Overview of the Romanian child care system
Overview of alternative services
The main focus of the reform was the closure of institutions, while developing alternative solutions such as foster care and family type homes. The reform also supports the prevention of institutionalisation by offering services to help families in need, such as day-care centres and mother and baby units. In cases where reintegration with the child's natural family is not possible, emphasis is placed on foster care and domestic adoption
Preventing the child from being separated from its family by supporting mothers at risk has been a major part of the government's strategy. Poverty and unstable conditions are the main reasons for children being placed in institutions. In many cases, this type of care is seen as a temporary solution until the parents resolve their problems (e.g. find a job, an apartment, etc.) Often they are not aware that there are other temporary solutions besides institutionalisation that can help them.
While the government strategy was being developed, a start had already been made on creating alternative services, which have been rapidly expanding in the last two years.
At the end of 2004, of the 4.8 million children living in Romania , 82,902 are in the care of the state. Out of this total only 32,579 are in residential-type institutions - a third of the number there was some years ago. This represents 0.75% of the total number of children in Romania, a figure similar in size with that of other European countries.
Since 2000, the number of alternative services doubled and the number continues to grow. This is not to say that such services can meet all the demand yet, but the fact that they have begun to be developed and used successfully, demonstrates to the public that there is another way. Some of these services are described below:
Mother and baby centres (there were 24 in 2000, and 57 in 2004). These have been established nationwide, providing an opportunity for single mothers without support to keep their baby while they attempt to find a new start. During this period, the mother is provided with shelter and food, having the chance to remain with her child.
Day-care centres for children (there were 16 in 2000, and 125 in 2004) These are for families in difficulty and have been established across the country to provide care for the children, while their parents are at work.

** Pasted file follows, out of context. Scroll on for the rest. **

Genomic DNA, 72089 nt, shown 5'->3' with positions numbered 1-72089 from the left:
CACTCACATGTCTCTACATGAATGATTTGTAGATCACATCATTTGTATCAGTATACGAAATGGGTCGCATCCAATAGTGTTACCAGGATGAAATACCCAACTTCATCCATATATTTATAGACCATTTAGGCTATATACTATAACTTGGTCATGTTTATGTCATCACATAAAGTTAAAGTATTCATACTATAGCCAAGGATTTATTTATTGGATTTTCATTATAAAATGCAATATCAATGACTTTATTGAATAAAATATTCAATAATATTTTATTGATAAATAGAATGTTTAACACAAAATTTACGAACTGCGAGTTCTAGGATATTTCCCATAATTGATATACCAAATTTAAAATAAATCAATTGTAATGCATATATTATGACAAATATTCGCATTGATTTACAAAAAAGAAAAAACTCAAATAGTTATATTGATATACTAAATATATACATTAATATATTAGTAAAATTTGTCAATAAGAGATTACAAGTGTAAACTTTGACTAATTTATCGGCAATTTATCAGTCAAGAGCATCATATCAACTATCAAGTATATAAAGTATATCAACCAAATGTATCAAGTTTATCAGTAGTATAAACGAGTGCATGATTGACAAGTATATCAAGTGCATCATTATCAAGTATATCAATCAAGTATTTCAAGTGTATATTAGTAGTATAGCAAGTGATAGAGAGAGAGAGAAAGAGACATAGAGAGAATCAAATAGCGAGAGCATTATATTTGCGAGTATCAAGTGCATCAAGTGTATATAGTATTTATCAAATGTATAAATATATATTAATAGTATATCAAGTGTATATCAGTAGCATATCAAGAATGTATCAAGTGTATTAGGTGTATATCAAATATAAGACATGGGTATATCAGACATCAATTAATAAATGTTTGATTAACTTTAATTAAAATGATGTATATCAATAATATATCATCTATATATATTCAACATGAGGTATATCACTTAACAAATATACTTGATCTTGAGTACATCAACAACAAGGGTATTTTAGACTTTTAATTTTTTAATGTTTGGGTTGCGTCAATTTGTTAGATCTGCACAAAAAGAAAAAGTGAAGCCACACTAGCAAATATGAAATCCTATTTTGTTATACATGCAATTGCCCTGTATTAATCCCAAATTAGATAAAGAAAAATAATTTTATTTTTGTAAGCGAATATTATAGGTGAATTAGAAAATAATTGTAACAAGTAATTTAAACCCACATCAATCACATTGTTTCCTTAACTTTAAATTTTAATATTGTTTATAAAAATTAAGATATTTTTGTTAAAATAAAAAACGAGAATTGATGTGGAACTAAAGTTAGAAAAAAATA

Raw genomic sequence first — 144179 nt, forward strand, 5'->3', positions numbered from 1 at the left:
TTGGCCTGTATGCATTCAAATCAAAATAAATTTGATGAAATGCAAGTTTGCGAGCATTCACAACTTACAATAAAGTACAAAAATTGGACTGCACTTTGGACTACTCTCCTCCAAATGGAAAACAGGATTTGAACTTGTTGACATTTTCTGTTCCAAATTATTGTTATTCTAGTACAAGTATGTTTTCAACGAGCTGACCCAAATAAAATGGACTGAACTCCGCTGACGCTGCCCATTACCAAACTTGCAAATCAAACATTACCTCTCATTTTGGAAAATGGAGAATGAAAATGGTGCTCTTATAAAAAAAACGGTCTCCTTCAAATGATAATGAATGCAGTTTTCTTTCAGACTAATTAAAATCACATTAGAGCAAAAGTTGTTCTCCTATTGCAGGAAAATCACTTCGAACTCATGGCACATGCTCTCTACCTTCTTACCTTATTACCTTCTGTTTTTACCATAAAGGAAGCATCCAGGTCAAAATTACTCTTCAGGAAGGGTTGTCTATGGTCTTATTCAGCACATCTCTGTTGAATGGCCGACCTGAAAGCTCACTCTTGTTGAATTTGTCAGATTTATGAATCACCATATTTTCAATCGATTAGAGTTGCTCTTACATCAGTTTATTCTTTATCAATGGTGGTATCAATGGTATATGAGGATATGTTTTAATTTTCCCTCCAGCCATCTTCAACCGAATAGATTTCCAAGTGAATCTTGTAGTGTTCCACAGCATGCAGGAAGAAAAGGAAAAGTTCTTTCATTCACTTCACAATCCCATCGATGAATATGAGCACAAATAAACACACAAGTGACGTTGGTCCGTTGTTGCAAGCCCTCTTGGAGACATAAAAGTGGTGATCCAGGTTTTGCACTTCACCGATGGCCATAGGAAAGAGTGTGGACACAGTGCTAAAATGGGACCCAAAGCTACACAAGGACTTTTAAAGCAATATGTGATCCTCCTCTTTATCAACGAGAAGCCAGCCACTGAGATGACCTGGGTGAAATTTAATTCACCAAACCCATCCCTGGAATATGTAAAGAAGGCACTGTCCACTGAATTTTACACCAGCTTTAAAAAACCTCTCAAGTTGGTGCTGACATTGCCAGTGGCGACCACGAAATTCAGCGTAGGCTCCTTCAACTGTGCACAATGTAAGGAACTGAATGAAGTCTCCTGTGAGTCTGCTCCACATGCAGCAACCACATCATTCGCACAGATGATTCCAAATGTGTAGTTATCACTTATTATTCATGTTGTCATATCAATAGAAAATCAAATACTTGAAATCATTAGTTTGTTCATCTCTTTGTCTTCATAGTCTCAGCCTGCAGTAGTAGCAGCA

Day-care centres for disabled children . Disability should not be a reason to take the child away from its family. Realising the difficulties faced by families with special needs children, day-care centres have been established to provide rehabilitation facilities, social and educational opportunities for them as well as support to their families.
Developing alternative solutions to residential care
The ultimate goal of the strategy is for large-scale residential institutions to be closed and replaced with alternative care solutions, such as family-type homes, foster care and domestic adoption. Reintegration of children into their natural families or extended families is a priority wherever possible.
Foster care is a viable solution for children where reunion with their own family requires time and resources. Keeping the child in a family environment in their community with certain rules, habits and traditions that the child has no way of learning outside a family environment is of great benefit to the child's development.
Family type placement centres involve the placement of a small group of children in a home setting where the primary care is given by professional staff. This type of home allows the staff to give individual attention to each child, something that is not possible in an institution with a large number of children. Also, the home setting allows the children to experience an environment where they learn to interact as if they were members of a family.
Adoption. Following international criticism, the Government of Romania took one of the most critical steps in the child welfare reform process and introduced a moratorium on inter-country adoption, which came into effect in October 2001. The purpose of the moratorium on international adoption was to provide the time needed to develop appropriate new legislation and the administrative capacity to ensure that inter-country adoption would be restored to exclusively in the best interest of the child, if no other suitable form of care was available in Romania. In addition, in conformity with the UN Convention, due regard will be paid to the need for continuity in the child's ethnic, religious, cultural and linguistic background. After the moratorium on international adoption came into effect, domestic adoption increased greatly. Before the moratorium, domestic adoption often had been discouraged.
The Romanian Office for Adoptions has been set up in 2004 with the role of monitoring children ready for adoption and families willing and able to adopt, monitoring the evolution of internationally adopted children and taking measures against children trafficking.
Other community services have been developed such as:
- counselling centres for parents and caregivers
- emergency services for children with behaviour disorders
- supervision services for children who have committed offences
- support services for children to exercise their rights
- counselling and treatment centres for abused and neglected children
- day and night shelters for street children